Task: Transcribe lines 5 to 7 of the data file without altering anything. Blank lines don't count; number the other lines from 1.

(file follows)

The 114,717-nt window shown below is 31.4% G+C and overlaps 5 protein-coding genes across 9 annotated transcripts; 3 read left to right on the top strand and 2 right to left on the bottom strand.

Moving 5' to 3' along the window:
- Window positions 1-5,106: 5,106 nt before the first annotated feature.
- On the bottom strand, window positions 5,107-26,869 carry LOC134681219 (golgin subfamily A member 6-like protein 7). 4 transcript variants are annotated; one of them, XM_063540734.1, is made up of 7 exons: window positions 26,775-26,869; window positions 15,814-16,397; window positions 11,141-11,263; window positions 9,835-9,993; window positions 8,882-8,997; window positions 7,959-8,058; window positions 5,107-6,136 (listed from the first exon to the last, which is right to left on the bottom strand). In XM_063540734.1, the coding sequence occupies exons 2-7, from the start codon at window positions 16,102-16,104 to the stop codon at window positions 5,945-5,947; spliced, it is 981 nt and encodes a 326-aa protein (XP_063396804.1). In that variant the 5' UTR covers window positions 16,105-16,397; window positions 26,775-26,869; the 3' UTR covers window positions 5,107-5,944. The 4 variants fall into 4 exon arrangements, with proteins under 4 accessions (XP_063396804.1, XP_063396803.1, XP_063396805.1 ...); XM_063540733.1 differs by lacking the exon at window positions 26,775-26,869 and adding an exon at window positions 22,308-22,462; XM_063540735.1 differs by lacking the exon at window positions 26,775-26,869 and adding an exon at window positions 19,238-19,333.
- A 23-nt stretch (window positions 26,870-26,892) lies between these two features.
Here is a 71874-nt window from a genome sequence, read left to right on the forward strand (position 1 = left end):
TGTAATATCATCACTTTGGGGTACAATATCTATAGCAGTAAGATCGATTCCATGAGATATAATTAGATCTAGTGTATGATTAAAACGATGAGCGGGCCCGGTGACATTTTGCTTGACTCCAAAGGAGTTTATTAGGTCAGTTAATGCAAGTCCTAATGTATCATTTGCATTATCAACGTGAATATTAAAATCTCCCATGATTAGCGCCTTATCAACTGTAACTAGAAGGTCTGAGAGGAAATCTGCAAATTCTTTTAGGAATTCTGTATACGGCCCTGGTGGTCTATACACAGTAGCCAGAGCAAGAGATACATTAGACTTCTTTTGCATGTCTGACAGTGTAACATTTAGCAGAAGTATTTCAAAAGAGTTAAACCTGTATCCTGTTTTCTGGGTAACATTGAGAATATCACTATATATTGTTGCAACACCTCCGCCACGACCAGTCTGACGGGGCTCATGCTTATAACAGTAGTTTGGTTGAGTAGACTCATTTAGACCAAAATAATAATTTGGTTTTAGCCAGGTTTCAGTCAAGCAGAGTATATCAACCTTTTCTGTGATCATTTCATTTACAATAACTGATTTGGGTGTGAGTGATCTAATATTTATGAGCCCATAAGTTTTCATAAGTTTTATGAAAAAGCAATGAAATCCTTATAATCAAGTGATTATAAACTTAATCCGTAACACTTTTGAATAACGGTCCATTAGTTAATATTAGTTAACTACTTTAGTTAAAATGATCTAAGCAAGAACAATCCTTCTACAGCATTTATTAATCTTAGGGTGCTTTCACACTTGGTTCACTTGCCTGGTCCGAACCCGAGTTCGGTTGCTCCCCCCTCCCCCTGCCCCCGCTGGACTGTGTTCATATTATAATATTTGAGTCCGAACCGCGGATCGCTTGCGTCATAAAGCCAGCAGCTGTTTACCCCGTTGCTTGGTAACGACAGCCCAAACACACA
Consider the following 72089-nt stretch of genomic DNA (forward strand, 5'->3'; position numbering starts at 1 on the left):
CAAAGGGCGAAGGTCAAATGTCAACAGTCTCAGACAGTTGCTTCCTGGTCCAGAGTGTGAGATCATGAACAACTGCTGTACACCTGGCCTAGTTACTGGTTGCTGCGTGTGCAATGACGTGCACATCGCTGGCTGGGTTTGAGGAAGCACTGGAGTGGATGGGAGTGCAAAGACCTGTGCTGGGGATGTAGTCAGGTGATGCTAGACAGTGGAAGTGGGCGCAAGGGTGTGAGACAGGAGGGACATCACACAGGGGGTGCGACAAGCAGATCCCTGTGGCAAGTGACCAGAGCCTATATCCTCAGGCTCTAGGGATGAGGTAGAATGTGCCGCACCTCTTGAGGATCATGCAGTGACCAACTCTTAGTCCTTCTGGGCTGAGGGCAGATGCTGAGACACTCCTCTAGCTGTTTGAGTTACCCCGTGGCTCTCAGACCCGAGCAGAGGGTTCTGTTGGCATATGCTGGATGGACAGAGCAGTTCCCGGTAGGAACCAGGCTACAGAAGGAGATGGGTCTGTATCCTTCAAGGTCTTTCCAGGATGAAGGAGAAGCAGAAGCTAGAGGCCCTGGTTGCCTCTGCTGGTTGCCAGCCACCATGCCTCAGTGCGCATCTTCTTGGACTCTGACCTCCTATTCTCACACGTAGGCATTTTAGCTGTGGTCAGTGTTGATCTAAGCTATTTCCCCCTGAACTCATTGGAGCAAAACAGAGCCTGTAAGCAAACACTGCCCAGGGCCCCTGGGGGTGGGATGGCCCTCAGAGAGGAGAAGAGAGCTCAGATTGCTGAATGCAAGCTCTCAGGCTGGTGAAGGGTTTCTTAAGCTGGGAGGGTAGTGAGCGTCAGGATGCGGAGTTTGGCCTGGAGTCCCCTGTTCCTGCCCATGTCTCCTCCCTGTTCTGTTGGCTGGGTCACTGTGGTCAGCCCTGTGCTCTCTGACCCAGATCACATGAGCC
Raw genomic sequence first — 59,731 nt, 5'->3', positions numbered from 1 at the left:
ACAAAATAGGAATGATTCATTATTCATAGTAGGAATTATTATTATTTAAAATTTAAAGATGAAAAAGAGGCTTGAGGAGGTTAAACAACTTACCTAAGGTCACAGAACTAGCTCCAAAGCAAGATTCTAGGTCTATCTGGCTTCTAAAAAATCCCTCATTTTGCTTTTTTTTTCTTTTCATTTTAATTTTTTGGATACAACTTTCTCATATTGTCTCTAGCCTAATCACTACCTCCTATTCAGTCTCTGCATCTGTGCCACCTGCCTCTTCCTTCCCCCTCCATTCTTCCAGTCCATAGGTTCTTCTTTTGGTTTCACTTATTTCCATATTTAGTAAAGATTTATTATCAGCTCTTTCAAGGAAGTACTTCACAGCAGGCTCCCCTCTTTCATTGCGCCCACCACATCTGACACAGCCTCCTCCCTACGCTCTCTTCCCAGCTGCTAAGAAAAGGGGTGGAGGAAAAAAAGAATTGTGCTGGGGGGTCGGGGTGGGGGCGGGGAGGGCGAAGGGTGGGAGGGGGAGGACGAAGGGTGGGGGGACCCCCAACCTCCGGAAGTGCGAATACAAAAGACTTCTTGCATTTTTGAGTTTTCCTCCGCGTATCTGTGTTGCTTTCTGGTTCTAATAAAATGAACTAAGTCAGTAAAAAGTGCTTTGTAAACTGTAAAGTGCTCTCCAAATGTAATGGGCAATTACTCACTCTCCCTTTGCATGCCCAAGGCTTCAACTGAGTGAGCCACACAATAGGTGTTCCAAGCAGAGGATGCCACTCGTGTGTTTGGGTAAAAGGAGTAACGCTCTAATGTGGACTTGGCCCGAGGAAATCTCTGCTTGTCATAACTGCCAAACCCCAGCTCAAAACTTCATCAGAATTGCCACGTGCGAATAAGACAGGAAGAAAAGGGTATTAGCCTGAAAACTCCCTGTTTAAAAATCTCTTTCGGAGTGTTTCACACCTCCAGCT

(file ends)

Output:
- A 23-nt stretch (window positions 26,870-26,892) lies between these two features.
Here is a 71874-nt window from a genome sequence, read left to right on the forward strand (position 1 = left end):
TGTAATATCATCACTTTGGGGTACAATATCTATAGCAGTAAGATCGATTCCATGAGATATAATTAGATCTAGTGTATGATTAAAACGATGAGCGGGCCCGGTGACATTTTGCTTGACTCCAAAGGAGTTTATTAGGTCAGTTAATGCAAGTCCTAATGTATCATTTGCATTATCAACGTGAATATTAAAATCTCCCATGATTAGCGCCTTATCAACTGTAACTAGAAGGTCTGAGAGGAAATCTGCAAATTCTTTTAGGAATTCTGTATACGGCCCTGGTGGTCTATACACAGTAGCCAGAGCAAGAGATACATTAGACTTCTTTTGCATGTCTGACAGTGTAACATTTAGCAGAAGTATTTCAAAAGAGTTAAACCTGTATCCTGTTTTCTGGGTAACATTGAGAATATCACTATATATTGTTGCAACACCTCCGCCACGACCAGTCTGACGGGGCTCATGCTTATAACAGTAGTTTGGTTGAGTAGACTCATTTAGACCAAAATAATAATTTGGTTTTAGCCAGGTTTCAGTCAAGCAGAGTATATCAACCTTTTCTGTGATCATTTCATTTACAATAACTGATTTGGGTGTGAGTGATCTAATATTTATGAGCCCATAAGTTTTCATAAGTTTTATGAAAAAGCAATGAAATCCTTATAATCAAGTGATTATAAACTTAATCCGTAACACTTTTGAATAACGGTCCATTAGTTAATATTAGTTAACTACTTTAGTTAAAATGATCTAAGCAAGAACAATCCTTCTACAGCATTTATTAATCTTAGGGTGCTTTCACACTTGGTTCACTTGCCTGGTCCGAACCCGAGTTCGGTTGCTCCCCCCTCCCCCTGCCCCCGCTGGACTGTGTTCATATTATAATATTTGAGTCCGAACCGCGGATCGCTTGCGTCATAAAGCCAGCAGCTGTTTACCCCGTTGCTTGGTAACGACAGCCCAAACACACA